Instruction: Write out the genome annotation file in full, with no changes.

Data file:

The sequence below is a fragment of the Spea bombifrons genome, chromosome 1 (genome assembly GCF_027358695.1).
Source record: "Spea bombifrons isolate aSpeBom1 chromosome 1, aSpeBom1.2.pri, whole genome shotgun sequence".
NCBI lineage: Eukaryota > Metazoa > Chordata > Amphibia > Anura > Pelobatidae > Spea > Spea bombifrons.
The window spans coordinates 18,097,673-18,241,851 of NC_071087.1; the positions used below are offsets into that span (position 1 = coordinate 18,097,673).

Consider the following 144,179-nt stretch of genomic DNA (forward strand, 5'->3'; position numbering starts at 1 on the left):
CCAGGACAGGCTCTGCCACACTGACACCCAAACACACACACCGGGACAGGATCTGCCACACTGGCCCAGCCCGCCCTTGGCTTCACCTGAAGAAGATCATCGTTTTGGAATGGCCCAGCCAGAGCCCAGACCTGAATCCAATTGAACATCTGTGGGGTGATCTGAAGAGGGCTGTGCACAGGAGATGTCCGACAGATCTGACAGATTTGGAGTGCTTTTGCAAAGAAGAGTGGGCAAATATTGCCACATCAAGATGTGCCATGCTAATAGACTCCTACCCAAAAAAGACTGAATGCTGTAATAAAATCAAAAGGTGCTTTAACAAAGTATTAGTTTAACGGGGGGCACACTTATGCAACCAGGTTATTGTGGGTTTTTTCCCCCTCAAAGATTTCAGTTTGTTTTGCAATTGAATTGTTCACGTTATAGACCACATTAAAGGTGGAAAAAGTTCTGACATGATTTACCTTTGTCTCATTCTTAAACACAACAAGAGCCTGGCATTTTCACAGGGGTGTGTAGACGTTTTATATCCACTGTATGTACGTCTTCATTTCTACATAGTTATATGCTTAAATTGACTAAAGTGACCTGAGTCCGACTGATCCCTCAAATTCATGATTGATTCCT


The sequence below is a fragment of the Spea bombifrons genome, chromosome 1 (genome assembly GCF_027358695.1).
Source record: "Spea bombifrons isolate aSpeBom1 chromosome 1, aSpeBom1.2.pri, whole genome shotgun sequence".
NCBI lineage: Eukaryota > Metazoa > Chordata > Amphibia > Anura > Pelobatidae > Spea > Spea bombifrons.
The window spans coordinates 18,097,673-18,241,851 of NC_071087.1; the positions used below are offsets into that span (position 1 = coordinate 18,097,673).

Consider the following 144,179-nt stretch of genomic DNA (forward strand, 5'->3'; position numbering starts at 1 on the left):
CCAGGACAGGCTCTGCCACACTGACACCCAAACACACACACCGGGACAGGATCTGCCACACTGGCCCAGCCCGCCCTTGGCTTCACCTGAAGAAGATCATCGTTTTGGAATGGCCCAGCCAGAGCCCAGACCTGAATCCAATTGAACATCTGTGGGGTGATCTGAAGAGGGCTGTGCACAGGAGATGTCCGACAGATCTGACAGATTTGGAGTGCTTTTGCAAAGAAGAGTGGGCAAATATTGCCACATCAAGATGTGCCATGCTAATAGACTCCTACCCAAAAAAGACTGAATGCTGTAATAAAATCAAAAGGTGCTTTAACAAAGTATTAGTTTAACGGGGGGCACACTTATGCAACCAGGTTATTGTGGGTTTTTTCCCCCTCAAAGATTTCAGTTTGTTTTGCAATTGAATTGTTCACGTTATAGACCACATTAAAGGTGGAAAAAGTTCTGACATGATTTACCTTTGTCTCATTCTTAAACACAACAAGAGCCTGGCATTTTCACAGGGGTGTGTAGACGTTTTATATCCACTGTATGTACGTCTTCATTTCTACATAGTTATATGCTTAAATTGACTAAAGTGACCTGAGTCCGACTGATCCCTCAAATTCATGATTGATTCCT